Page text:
David Dewhurst’s committee assignments late Friday spotlighted the challenge this session presents for Florence Shapiro, whose interest in running for the U.S. Senate places her in perilous territory vis-a-vis the Texas Senate’s presiding officer, who likewise is considering a relocation to Washington. While Dewhurst’s committee assignments shifted authority from Shapiro to Judith Zaffirini for higher education issues, Shapiro’s remained chairman of the Senate’s Education committee. That gives her ample opportunity to build a statewide name for herself by: 1. Revisiting school finance. Shapiro has been working with Senate Finance Chair Steve Ogden to use $1.9 billion set aside in S.B. 1 to improve equity, reduce the Robin Hood effect on property-wealthy school districts and undo an obsolete “target revenue” provision creating pressure on districts to raise taxes. Both Shapiro and Ogden believe the devil this session won’t be in school finance details — they are confident they can pass a bill — but finding adequate money. Shapiro wants to up the ante to $3 billion for basic school funding. 2. Taking on the IRS to keep school construction costs cheap. Texas has hit an IRS-set limit on the school bonds it can back (thereby helping districts secure Triple-A ratings). Shapiro recently sent a letter to Texas’s D.C. delegation, noting that although the state passed legislation in 2007 ” to guarantee bonds up to 5 times the value of the Permanent School Fund, federal regulations limit this capacity to 2 1/2. As Texas has reached this capacity, the state may no longer provide for districts this cost saving measure.” Shapiro’s letter also noted that, while Congress is considering enormous stimulus spending, a simple change in the IRS rule would allow Texas school districts to easily finance badly needed construction projects. By pushing the issue, Shapiro stands to win big in the education community. 3. Proceeding with her bills, filed in November, to freeze higher ed tuition and soften the top ten percent rule. Zaffirini may be the higher ed committee chair, but Shapiro can still weigh in on high profile issues that resonate with voters. History has not been kind to U.S. Senate candidates who lacked a statewide presence (See: Rick Noriega, Ron Kirk). That would seem to give an automatic advantage over Shapiro to statewide office holders like Railroad Commisioners Elizabeth Ames Jones and Michael Williams, former Secretary of State Roger Williams, as well as potential candidates Dewhurst and Attorney General Gregg Abbott. But Shapiro actually did quite well with her fund raising, last week reporting that she had $375,000 in the bank at year’s end, compared to Ames Jones’ $145,000, and Roger Williams’ $131,000 (of which he donated $100,000 himself). A spokesman for Michael Williams told the Houston Chronicle‘s R.G. Ratcliffe that Williams had not begun fund raising. (None of the Republicans matched Democratic Houston Mayor Bill White’s $640,000 — collected in less than a month from his candidate announcement.) Shapiro has put together an impressive steering committee including Dallas cowboy legend Roger Staubach, 11 current members of the Texas Senate, former Lt. Gov. Bill Ratliff, retired energy executive Earle Nye. Note: In my original post, I opined the following: “If Dewhurst jumps in the race (and I think he will), he won’t be able to drop his own millions with impunity — as he has in previous state races. A federal rule specifies that if a candidate spends more than $800,000 of his or her own money on a campaign, then other candidates no longer have to abide in the federal $2,300 per individual contribution limit.” An alert reader informed me the U.S. Supreme Court struck down the “millionaire’s rule” last June. So much for an even playing field. Since Dewhurst probably views her as a likely political opponent, the session will require some gentle navigation on Shapiro’s part. But given her early fund raising success and education community network, don’t count her out.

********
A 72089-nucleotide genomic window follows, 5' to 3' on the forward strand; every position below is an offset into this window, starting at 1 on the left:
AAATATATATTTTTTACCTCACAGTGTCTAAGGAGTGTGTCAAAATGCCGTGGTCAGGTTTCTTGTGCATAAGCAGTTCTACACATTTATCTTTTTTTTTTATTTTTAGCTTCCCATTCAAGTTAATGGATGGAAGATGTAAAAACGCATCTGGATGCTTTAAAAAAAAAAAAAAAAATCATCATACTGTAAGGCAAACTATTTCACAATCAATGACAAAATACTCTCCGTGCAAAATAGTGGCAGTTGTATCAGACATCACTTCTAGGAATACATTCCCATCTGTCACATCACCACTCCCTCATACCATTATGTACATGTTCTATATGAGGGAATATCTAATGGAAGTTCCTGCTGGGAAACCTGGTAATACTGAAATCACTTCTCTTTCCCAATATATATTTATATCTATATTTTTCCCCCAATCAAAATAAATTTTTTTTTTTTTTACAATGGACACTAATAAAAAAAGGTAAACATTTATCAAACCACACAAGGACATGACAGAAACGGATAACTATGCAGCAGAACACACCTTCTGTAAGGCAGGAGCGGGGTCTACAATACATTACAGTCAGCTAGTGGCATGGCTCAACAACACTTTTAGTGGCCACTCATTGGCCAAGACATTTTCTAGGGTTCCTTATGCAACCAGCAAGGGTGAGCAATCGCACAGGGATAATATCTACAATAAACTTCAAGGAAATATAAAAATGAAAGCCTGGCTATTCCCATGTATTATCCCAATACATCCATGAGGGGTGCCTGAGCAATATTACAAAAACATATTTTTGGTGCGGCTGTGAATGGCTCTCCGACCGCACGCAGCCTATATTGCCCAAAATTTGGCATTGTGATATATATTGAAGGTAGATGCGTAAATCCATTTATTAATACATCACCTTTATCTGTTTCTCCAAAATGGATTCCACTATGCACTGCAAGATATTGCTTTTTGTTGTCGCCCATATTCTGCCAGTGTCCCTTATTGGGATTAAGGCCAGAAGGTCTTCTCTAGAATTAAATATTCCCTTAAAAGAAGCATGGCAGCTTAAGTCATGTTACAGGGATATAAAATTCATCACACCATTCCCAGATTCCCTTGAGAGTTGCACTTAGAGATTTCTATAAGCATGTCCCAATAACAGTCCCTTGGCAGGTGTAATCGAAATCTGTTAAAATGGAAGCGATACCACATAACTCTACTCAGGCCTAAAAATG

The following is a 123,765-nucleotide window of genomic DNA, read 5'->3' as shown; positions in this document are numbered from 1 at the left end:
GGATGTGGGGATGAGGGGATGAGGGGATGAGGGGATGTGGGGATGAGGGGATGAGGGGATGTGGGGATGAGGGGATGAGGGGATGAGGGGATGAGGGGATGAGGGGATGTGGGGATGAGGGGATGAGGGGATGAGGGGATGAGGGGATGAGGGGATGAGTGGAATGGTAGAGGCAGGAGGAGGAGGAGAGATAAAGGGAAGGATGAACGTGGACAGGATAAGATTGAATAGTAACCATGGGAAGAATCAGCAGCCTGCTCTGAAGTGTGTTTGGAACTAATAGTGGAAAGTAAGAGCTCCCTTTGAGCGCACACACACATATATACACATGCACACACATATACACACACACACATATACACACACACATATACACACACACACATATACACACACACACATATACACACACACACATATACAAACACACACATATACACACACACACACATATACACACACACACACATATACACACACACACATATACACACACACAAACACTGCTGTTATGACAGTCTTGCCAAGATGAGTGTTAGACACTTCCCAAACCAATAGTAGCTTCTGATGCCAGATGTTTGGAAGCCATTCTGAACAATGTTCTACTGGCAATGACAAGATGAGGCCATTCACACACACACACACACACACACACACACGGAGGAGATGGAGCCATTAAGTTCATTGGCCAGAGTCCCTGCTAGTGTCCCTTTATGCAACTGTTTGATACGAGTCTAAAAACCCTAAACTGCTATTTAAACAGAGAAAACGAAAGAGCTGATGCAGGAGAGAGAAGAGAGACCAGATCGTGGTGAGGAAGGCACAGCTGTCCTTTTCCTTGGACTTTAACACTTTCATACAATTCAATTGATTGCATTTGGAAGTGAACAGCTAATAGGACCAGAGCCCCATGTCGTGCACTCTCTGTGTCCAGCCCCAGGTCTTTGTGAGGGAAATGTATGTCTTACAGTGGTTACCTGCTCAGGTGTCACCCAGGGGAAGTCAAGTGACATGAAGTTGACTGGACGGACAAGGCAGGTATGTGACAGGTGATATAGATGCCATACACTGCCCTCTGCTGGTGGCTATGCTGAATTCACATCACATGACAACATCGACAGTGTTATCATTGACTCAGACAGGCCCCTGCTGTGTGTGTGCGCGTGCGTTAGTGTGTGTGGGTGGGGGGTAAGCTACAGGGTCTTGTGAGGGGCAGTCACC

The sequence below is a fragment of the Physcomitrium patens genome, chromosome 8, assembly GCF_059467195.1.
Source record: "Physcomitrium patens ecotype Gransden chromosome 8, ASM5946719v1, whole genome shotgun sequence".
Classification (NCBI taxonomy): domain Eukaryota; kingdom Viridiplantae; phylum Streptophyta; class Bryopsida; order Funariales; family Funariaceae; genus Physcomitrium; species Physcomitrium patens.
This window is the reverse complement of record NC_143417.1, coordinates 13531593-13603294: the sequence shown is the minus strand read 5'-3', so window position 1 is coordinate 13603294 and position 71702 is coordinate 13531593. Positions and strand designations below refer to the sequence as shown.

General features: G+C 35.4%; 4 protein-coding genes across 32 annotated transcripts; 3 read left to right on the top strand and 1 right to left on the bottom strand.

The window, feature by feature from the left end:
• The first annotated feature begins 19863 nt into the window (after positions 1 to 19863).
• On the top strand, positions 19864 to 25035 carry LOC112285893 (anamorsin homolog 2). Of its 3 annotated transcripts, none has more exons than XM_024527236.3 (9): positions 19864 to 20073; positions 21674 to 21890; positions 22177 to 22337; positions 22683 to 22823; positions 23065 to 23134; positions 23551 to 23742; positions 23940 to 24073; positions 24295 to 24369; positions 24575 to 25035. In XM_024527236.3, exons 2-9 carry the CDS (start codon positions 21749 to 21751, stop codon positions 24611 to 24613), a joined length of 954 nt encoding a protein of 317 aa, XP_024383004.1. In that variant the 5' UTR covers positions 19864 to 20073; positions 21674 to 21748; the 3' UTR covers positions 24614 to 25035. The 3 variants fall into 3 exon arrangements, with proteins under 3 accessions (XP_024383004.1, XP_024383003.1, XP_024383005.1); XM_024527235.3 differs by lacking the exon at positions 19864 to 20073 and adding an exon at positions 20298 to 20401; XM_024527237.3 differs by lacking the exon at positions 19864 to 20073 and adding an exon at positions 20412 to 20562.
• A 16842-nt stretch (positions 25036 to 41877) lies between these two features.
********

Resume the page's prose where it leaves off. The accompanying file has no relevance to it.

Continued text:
Politics & Policy